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MORRISVILLE, N.C., March 2, 2011 (GLOBE NEWSWIRE) -- Oxygen Biotherapeutics, Inc. (Nasdaq:OXBT) (SIX Swiss Exchange:OXBT) today announced it has received a $2.075 million, two-year grant from the U.S. Army to study the Company's proprietary Oxycyte
® PFC emulsion as a therapeutic intervention focused on reducing brain damage in victims of traumatic brain injury (TBI).
Perfluorocarbon (PFC) emulsions, as a therapeutic class, are known to interact with the reticuloendothelial system as part of the clearance mechanism, as well as affect the number of circulating platelets. The preclinical studies supported by this grant will examine the effects of Oxycyte on the immune system, platelet function and distribution, as well as the safety and efficacy of platelet transfusion, which can be necessary for patients with TBI and related polytrauma. Additionally studies will be conducted to further evaluate the pharmacokinetics of PFCs in relevant species to aid in data interpretation. These studies will help determine the safety profile of Oxycyte PFC emulsion.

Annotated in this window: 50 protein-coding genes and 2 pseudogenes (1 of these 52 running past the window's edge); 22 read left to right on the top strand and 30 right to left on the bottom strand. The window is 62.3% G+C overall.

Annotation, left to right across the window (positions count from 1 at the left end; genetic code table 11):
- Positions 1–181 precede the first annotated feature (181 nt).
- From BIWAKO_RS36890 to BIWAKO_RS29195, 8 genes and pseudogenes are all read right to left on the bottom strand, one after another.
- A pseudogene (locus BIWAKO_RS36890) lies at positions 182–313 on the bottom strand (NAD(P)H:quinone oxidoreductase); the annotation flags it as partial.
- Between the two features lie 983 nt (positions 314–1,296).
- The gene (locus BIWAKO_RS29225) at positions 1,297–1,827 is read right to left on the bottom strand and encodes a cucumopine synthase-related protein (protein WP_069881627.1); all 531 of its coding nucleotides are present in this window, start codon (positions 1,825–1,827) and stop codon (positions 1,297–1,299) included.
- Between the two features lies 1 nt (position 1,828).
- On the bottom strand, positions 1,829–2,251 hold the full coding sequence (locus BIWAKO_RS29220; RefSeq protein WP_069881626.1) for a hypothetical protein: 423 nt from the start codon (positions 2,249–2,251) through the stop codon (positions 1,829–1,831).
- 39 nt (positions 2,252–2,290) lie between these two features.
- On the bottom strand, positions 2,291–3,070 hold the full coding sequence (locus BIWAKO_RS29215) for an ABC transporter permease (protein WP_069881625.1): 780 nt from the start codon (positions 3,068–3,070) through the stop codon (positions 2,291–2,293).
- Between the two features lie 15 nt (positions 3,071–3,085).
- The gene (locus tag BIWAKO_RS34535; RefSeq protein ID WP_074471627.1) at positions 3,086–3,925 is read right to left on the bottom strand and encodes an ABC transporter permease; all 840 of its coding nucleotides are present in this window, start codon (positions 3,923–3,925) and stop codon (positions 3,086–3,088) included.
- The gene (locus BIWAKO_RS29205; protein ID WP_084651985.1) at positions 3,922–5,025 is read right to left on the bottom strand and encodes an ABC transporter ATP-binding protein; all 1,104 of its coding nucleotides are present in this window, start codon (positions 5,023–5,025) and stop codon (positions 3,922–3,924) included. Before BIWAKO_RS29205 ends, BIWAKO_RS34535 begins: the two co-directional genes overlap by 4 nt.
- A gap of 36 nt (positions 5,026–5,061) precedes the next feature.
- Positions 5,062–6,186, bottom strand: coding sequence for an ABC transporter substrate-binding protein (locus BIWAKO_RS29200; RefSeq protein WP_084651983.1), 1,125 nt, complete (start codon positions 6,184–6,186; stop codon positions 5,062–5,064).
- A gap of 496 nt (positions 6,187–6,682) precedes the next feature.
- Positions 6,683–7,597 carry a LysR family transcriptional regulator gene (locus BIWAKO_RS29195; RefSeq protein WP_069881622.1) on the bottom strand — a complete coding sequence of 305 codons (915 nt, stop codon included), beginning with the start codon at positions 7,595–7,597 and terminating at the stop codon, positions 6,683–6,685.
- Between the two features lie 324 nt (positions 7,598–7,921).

"Hemostasis and immunocompetence are critically important in severe TBI patients. The studies supported by this Army grant will augment our data and knowledge of the safety and efficacy of perfluorocarbon emulsions," said Gerald L. Klein, MD, Principal Investigator and Chief Medical Officer of Oxygen Biotherapeutics. "We believe Oxycyte PFC emulsion may have the potential to help reduce the effects of traumatic brain injury rather than merely improve stabilization following the traumatic occurrence."
Added Oxygen Biotherapeutics' Chairman and CEO Chris Stern: "We are proud to work with the U.S. Army to develop new treatments that will benefit our soldiers, as well as civilians. We believe this research grant will give us the important information we need to move Oxycyte down the clinical development path."
According to the Department of Defense Personnel and Procurement Statistics, 75% of all U.S. military casualties of Operation Enduring Freedom and Operation Iraqi Freedom are caused by explosive weaponry, resulting in TBIs and blast-induced neurotrauma, which have been called the "signature wounds" of these wars. They estimate that TBI accounts for about 22 percent of all casualties. In a January 2006 report, the Centers for Disease Control (CDC) estimated that 1.4 million U.S. civilians sustain TBI each year. Of them, about 50,000 die, 235,000 are hospitalized and 1.1 million are treated and released from an Emergency Department. An estimated 80,000-90,000 people with TBI experience permanent disability from their injury. These incidence rates have led the CDC to conclude that TBI prevention, improved acute care and rehabilitation to reduce the likelihood of TBI-related disability, and increased access to services for those who do not fully recover must continue to be national priorities.